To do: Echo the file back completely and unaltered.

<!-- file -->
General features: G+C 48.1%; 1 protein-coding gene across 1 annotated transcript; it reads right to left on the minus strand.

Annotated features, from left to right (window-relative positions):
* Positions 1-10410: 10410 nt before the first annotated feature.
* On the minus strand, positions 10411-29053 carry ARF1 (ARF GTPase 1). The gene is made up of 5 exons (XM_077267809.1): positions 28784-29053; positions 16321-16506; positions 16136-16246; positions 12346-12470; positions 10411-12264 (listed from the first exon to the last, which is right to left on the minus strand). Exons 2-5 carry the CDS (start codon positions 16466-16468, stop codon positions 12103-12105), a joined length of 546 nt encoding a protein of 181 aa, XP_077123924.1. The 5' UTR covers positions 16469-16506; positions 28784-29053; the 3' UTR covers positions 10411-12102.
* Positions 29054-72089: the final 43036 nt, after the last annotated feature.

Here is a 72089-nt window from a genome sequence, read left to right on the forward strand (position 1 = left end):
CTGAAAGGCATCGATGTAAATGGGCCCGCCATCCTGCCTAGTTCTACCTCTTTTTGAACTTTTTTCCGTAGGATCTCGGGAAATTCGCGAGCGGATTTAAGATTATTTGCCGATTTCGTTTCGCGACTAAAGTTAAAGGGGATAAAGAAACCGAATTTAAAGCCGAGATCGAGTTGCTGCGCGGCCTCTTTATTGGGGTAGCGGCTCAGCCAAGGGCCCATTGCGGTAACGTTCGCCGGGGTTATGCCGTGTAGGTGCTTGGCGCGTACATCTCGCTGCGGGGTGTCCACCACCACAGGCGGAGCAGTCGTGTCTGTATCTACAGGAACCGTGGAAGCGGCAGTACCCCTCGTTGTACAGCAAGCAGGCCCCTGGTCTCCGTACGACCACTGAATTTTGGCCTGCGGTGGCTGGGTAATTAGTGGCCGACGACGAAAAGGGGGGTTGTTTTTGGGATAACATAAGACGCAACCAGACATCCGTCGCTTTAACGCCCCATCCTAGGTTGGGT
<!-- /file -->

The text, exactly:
General features: G+C 48.1%; 1 protein-coding gene across 1 annotated transcript; it reads right to left on the minus strand.

Annotated features, from left to right (window-relative positions):
* Positions 1-10410: 10410 nt before the first annotated feature.
* On the minus strand, positions 10411-29053 carry ARF1 (ARF GTPase 1). The gene is made up of 5 exons (XM_077267809.1): positions 28784-29053; positions 16321-16506; positions 16136-16246; positions 12346-12470; positions 10411-12264 (listed from the first exon to the last, which is right to left on the minus strand). Exons 2-5 carry the CDS (start codon positions 16466-16468, stop codon positions 12103-12105), a joined length of 546 nt encoding a protein of 181 aa, XP_077123924.1. The 5' UTR covers positions 16469-16506; positions 28784-29053; the 3' UTR covers positions 10411-12102.
* Positions 29054-72089: the final 43036 nt, after the last annotated feature.

Here is a 72089-nt window from a genome sequence, read left to right on the forward strand (position 1 = left end):
CTGAAAGGCATCGATGTAAATGGGCCCGCCATCCTGCCTAGTTCTACCTCTTTTTGAACTTTTTTCCGTAGGATCTCGGGAAATTCGCGAGCGGATTTAAGATTATTTGCCGATTTCGTTTCGCGACTAAAGTTAAAGGGGATAAAGAAACCGAATTTAAAGCCGAGATCGAGTTGCTGCGCGGCCTCTTTATTGGGGTAGCGGCTCAGCCAAGGGCCCATTGCGGTAACGTTCGCCGGGGTTATGCCGTGTAGGTGCTTGGCGCGTACATCTCGCTGCGGGGTGTCCACCACCACAGGCGGAGCAGTCGTGTCTGTATCTACAGGAACCGTGGAAGCGGCAGTACCCCTCGTTGTACAGCAAGCAGGCCCCTGGTCTCCGTACGACCACTGAATTTTGGCCTGCGGTGGCTGGGTAATTAGTGGCCGACGACGAAAAGGGGGGTTGTTTTTGGGATAACATAAGACGCAACCAGACATCCGTCGCTTTAACGCCCCATCCTAGGTTGGGT